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Folsom leaders look forward to growth area

South of Highway 50 project does have detractors
By: Laura Newell Telegraph staff writer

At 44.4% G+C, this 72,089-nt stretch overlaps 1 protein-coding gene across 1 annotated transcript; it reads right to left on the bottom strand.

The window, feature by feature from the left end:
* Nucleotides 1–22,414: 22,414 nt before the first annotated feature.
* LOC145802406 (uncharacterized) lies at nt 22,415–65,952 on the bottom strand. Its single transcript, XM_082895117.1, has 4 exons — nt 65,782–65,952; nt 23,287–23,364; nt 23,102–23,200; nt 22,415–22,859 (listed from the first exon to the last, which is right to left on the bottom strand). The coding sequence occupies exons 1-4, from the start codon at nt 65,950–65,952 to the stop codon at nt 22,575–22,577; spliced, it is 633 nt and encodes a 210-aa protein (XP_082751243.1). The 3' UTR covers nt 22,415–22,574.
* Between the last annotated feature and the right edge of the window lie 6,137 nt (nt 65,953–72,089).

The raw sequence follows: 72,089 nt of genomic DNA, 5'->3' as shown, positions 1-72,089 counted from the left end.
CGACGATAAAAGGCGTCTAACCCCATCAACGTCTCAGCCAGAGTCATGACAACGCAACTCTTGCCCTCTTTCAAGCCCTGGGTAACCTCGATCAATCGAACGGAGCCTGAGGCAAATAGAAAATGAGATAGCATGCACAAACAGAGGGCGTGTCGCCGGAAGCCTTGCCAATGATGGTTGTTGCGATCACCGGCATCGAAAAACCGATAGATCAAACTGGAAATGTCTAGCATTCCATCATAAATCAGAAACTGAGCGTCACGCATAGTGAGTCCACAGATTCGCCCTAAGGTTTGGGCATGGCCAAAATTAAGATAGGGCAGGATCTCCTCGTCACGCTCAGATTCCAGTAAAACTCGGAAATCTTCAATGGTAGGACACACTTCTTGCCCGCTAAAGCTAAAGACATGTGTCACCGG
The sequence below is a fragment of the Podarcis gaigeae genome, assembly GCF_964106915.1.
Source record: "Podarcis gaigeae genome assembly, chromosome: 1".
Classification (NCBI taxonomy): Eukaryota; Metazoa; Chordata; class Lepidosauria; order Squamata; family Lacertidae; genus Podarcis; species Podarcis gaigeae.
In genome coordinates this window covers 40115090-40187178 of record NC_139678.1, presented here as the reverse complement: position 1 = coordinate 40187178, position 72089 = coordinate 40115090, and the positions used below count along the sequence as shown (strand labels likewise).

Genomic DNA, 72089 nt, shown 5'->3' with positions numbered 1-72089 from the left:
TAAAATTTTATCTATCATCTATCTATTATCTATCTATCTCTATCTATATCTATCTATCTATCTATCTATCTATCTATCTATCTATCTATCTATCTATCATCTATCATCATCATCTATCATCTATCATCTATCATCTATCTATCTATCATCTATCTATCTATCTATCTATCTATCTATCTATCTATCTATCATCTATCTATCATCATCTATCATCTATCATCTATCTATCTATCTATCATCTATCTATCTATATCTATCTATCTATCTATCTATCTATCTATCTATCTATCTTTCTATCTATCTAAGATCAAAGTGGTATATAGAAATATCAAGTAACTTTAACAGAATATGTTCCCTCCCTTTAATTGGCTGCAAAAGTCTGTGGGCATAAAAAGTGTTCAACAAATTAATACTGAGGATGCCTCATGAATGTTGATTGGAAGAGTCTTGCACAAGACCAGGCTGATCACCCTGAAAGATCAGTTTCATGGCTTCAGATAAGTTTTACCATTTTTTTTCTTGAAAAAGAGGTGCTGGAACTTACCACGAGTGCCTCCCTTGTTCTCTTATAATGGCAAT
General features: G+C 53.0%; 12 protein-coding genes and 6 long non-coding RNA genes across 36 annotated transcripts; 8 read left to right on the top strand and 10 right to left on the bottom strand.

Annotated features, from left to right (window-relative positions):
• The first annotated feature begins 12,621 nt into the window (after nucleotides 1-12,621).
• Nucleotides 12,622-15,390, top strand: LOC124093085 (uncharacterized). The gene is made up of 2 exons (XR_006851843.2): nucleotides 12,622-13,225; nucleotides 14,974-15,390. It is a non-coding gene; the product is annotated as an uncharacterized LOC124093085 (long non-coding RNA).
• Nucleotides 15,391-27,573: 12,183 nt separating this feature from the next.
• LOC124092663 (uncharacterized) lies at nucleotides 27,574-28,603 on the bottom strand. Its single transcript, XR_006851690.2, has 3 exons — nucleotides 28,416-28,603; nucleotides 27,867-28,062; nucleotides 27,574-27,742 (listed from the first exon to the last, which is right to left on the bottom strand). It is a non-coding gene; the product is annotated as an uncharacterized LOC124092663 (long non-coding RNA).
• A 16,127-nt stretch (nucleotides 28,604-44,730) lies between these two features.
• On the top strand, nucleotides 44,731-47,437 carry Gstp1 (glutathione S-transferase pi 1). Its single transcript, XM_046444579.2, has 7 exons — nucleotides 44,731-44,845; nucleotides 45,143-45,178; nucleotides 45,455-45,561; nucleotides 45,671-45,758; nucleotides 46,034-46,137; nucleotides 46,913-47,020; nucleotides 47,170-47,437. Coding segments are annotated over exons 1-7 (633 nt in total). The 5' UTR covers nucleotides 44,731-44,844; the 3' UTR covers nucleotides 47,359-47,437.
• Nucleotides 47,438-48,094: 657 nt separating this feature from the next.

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With recent growth including a state-of-the-art performing arts center to a new mall at Palladio Lifestyle Center, the city of Folsom is looking toward the future. Some residents are questioning whether it is a good time to expand. One project being discussed is the Folsom South of Highway 50 project, also known as the sphere of influence (SOI) project. “The critical part of this is the residents of Folsom need to be the deciding factor of what will be there and have the controlling factor of this project,” said Mayor Jeff Starsky. “This project will be so beneficial to the city for the long term continued success of our city. The residents have already spoken and told us what needs to be there. We have incorporated their plan and their desire and that’s what we’ll move forward on.” The master plans for the project began 10 years ago, said David Miller, community development director. “The city is laid out in master plans,” Miller said. “The south is the only place it can expand.” According to the specific plan, the project is a comprehensively planned community that proposed new development patterns based on the principals of “smart growth” and transit oriented development. The project includes a mixture of residential, commercial and open space. Miller said there is an estimated 27,000 population expected in the area. The project will be built out in full over the next 20 to 30 years. The project will include five elementary schools, one middle school, one high school and potentially one private school. Every school plans to have a park near it. “It’s a model I think for the area,” Miller said. The visioning process, said Miller, is to keep the green land open in about one third of the project. Also, light rail and bus transits will have dedicated transit lanes in the project. Miller said the city has dedicated 50 percent of the capital cost, $26 million, out of property tax to build bus areas. He said they have also dedicated regional transit work to be with the finished project. “The biggest costs in the project are the freeway improvements and the water line,” Miller said. “Freeway improvements because of the cost of mitigation. If you produce traffic you have to take care of it, causing freeway overpass projects. Water lines are expensive because of the many miles of transmission line that has to be constructed.” Miller said the city will first put together and finish the environmental process of what land use goes where, then after it is approved by the city, the funding issues will be worked through. “We have to put together a creative way to fund the project,” Miller said. “Every city has to plan for the future.” A town center area is also planned, Miller said. “It will be a mixed use walkable commercial and residential environment,” Miller said. “We want people to be able to get around without having to drive everywhere.” Miller said the city has received more than 2,000 comments regarding the project. After completing the final project document in March, Miller said it will go through the appropriate approvals before heading into construction. He said after approval by the planning commission, it will go before the city council for approval in May. Then the next step is the Local Agency Formation Commission (LAFCO) in late summer, Miller said. “If annexed, the spring of 2012 we will see groundbreaking for the infrastructure,” Miller said. The land is held by private parties, he said. “We are doing a lot of financial work,” Miller said. “Because the economy is so down, the wild card is what do you use for future costs.” With all the growth, project plan opinions have been up and down. “This has been under a lot of scrutiny and has had to evolve,” said Miller. “It’s a project of a lot of partnerships and collaborations. This is a pretty complete package for future development. When you drive into Folsom, it has an identity. So we’ve tried to preserve that same feel for the SOI.” Robert Giacometti, 52, is a business owner and Folsom resident for more than 20 years. “I’m concerned on how the project is going to affect our quality of life,” said Giacometti. “I’m concerned on how it will contribute to the deteriorating air quality, how it will add to traffic congestion and that the developmental impacts won’t be paid for by the developers. Therefore, residents north of Highway 50 will end up subsidizing the project.” Lindsey Woodward, a five-year resident, based much of his recent Folsom City Council campaign on advocating against the project. He said the area targeted for development should be left alone. “It is an area that needs to be conserved to keep it green,” he said. “The water impact on the region is major. I think that if it is built, it’s going to take a lot away from the charm of Folsom and old town. If you added that (new) area of development, you can have businesses such as Wal-Mart pick up and leave across Highway 50, which will leave another big empty spot in Folsom.” He said the focus should be on filling current businesses vacancies in town. “I think you need to focus on the empty spots now. The current community needs to be supported before looking into developing another area,” Woodward said. “We need to prevent (the south of 50 development) before it becomes unstoppable.” Still, plans seem to be moving forward. “This project is so far out in terms of timing,” Starsky said. “But what we are working to ensure is that when it is developed, both the desires of land owners and the future development (needs) of the city are met.”